I have seen for myself how Western armies operate during conflicts in the Middle East, the Balkans and elsewhere, and tragically there is no such thing as a clean conflict.
I still have the photos I took in an Afghan village of what remained after a U.S. air strike destroyed a family compound killing about 50 civilians in pursuit of one Al-Qaida operative. While there has been some questioning by the media over the extent of civilian casualties (numbering in their tens of thousands) in Afghanistan, Iraq and elsewhere, it has been muted by comparison to Gaza.
Where Matti Friedman is entirely correct is in the failure of news organizations and their correspondents to point out the controls and "pressures" both implicit and explicit exerted upon them in Gaza by the all-pervasive and tightly-run Hamas media operation. This inaction can only be seen as – at best – moral cowardice by media organizations.
It was also notable in what remain unobserved. One senior BBC correspondent wrote after a week of reporting in Gaza that “he saw no evidence ... of Israel’s accusation that Hamas uses Palestinians as human shields.” This is a very strange statement. Firstly, just because the journalist didn’t see it doesn’t mean it didn’t occur, particularly when missiles aimed at Israel were emerging from built-up areas inside Gaza. Secondly, knowing Gaza’s physical geography, it’s safe to conclude that if Hamas operatives did come out from the territory’s packed urban confines, they would have been quickly struck by an Israeli drone or aircraft fire. If they weren’t in the open, they were by definition sheltering in civilian neighbourhoods – thus they were using human shields (similar to the way other guerilla forces – such as the Taliban – operate).
The Gaza situation sits in stark contrast to Syria and elsewhere in the Middle East, where Western journalists have become targets, and where danger severely constrains their ability to report. One only has to consider the monstrous murder of James Foley by crazed Islamic State fanatics, or the death by Syrian army missiles of Marie Colvin in Homs, to understand how risky reporting from these areas has become.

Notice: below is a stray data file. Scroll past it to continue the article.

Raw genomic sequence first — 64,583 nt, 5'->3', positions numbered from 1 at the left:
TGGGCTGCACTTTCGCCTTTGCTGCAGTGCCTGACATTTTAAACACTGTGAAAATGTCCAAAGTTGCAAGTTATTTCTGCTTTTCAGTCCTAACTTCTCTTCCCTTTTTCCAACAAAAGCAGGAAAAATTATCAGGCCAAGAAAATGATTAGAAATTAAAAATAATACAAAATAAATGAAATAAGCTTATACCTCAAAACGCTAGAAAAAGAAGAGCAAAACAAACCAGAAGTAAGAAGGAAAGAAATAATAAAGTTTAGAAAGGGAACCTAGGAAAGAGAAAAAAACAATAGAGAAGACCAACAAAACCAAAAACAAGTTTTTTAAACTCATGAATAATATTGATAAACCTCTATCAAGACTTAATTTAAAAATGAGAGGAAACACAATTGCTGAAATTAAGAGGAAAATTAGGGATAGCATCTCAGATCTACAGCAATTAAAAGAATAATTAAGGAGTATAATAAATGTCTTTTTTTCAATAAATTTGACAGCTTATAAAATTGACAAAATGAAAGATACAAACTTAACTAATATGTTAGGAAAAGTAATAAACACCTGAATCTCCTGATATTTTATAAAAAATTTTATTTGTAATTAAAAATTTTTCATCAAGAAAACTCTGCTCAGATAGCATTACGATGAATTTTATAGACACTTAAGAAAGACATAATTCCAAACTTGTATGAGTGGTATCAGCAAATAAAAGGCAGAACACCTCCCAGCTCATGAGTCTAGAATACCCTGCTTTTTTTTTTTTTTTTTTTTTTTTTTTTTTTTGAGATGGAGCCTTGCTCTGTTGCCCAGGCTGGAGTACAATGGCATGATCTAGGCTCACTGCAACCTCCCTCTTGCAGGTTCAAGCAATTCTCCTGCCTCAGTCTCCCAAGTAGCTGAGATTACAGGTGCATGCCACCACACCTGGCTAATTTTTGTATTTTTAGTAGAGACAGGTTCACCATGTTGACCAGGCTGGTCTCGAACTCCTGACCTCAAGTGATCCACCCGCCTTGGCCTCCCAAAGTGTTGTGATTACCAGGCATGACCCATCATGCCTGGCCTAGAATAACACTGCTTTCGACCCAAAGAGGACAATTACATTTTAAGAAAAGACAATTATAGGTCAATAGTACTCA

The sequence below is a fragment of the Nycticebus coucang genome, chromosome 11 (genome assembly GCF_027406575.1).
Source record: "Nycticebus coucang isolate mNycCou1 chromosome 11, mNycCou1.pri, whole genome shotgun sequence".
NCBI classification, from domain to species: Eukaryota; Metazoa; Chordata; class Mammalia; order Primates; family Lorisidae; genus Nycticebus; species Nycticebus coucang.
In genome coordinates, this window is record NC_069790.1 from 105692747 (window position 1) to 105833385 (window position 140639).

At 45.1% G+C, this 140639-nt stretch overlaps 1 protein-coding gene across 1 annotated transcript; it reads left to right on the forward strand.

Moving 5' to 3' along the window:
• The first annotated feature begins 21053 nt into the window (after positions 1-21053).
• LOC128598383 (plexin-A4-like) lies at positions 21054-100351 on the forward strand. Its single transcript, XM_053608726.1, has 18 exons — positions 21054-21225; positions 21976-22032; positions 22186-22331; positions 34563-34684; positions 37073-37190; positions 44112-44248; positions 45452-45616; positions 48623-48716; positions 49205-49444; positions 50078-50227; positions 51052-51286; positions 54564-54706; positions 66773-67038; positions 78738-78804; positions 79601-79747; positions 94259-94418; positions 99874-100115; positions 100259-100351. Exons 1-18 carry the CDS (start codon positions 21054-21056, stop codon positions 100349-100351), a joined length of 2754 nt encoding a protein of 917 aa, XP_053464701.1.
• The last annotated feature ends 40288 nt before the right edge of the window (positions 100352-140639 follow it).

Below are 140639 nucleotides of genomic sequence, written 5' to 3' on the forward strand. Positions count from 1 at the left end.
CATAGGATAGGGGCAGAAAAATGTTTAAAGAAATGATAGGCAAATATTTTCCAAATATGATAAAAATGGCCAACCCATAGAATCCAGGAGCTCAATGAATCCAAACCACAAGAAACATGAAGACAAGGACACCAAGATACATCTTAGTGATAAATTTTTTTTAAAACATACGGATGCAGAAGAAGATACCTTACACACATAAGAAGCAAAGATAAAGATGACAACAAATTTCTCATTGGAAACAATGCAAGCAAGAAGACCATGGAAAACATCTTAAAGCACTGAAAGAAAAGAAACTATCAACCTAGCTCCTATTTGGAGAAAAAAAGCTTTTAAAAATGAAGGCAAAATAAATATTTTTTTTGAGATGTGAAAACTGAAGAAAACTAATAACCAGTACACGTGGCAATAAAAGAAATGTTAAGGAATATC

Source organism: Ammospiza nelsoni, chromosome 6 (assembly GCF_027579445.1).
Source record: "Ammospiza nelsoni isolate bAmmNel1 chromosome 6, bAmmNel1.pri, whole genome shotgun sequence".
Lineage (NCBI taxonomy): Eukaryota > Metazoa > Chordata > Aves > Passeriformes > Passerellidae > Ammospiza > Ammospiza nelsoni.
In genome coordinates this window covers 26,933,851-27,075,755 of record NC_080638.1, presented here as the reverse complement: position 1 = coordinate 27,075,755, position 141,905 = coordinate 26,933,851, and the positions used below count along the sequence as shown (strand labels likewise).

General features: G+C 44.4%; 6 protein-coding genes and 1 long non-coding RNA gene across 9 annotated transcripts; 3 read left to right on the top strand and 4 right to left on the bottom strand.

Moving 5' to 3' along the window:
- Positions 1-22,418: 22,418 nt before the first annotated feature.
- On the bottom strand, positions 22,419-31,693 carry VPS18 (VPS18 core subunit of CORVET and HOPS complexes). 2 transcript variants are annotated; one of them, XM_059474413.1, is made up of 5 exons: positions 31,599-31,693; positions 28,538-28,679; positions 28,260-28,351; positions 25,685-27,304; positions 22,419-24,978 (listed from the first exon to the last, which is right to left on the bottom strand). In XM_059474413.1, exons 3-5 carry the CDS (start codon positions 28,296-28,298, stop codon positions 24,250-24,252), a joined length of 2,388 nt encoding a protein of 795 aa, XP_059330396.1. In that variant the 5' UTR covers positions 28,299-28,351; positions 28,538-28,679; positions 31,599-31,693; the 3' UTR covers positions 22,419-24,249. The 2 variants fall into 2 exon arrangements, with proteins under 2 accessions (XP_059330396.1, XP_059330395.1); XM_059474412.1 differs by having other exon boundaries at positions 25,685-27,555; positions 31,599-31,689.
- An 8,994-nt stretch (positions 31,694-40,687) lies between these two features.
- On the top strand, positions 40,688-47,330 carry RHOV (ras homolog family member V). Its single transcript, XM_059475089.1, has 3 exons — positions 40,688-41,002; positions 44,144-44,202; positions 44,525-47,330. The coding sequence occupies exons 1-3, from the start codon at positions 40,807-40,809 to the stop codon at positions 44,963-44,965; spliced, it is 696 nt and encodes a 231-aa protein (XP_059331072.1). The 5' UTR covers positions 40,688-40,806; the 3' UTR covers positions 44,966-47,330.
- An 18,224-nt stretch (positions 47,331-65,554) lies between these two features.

Word of journalists being abused and kidnapped in Iraq and Syria are kept quiet by media organizations, and I know of former colleagues, exceptional in their bravery, who, having suffered unreported close shaves, now understandably choose not to return to these areas.
The openness and relative safety for journalists of Israel – and, by extension, Gaza – have made it the “convenient conflict.” As a correspondent, I benefited from the almost unrestrained access to report; the excellent communications infrastructure (fast Internet, well-equipped TV studios, large local news bureaus), short distances between locations (vital for breaking news), good air links between Tel Aviv and the outside world, as well as the decent hotels with well-stocked bars. All these factors made this corner of the Middle East a journalist’s utopia.
So what can be concluded from all this? Is this – as Friedman suggests – connected to deeply rooted anti-Semitism? My answer is that I don’t know.
I do know that if Israel is to remain a free society, then it has to allow the media to operate without interference. On this point during the recent conflict, it remained true to its democratic roots. But in that same vein, it must also account for the many Palestinian civilian casualties, and explain to the fullest extent how it operated, and if more could have been done to avoid those deaths.
Israel has in the past instituted state commissions of inquiry in the wake of conflicts to examine its conduct, notably after the first and second Lebanon wars. It would do well to similarly examine the recent Gaza conflict.
But, just as importantly, the (Western) media must also account for itself and for its own conduct, including apparent omissions and failures in the reporting of the conflict. It must question where reporting may have ended and emoting began; if it held Israel to a standard apart from all others; and why it allowed Hamas a free pass in controlling the flow of information.
The media is instinctively averse from turning the lens of scrutiny upon itself, and will – in all likelihood – veer away from any self-examination. It is better at calling out the wrongdoing of others than admitting to its own faults. But whatever it chooses to do or not, the picture the media painted of Gaza 2014 and its consequences are already etched in the consciousness of many around the world, and will serve as a further chapter in this never-ending story.
Richard Miron is a former news correspondent for the BBC who spent a number of years based in the Middle East.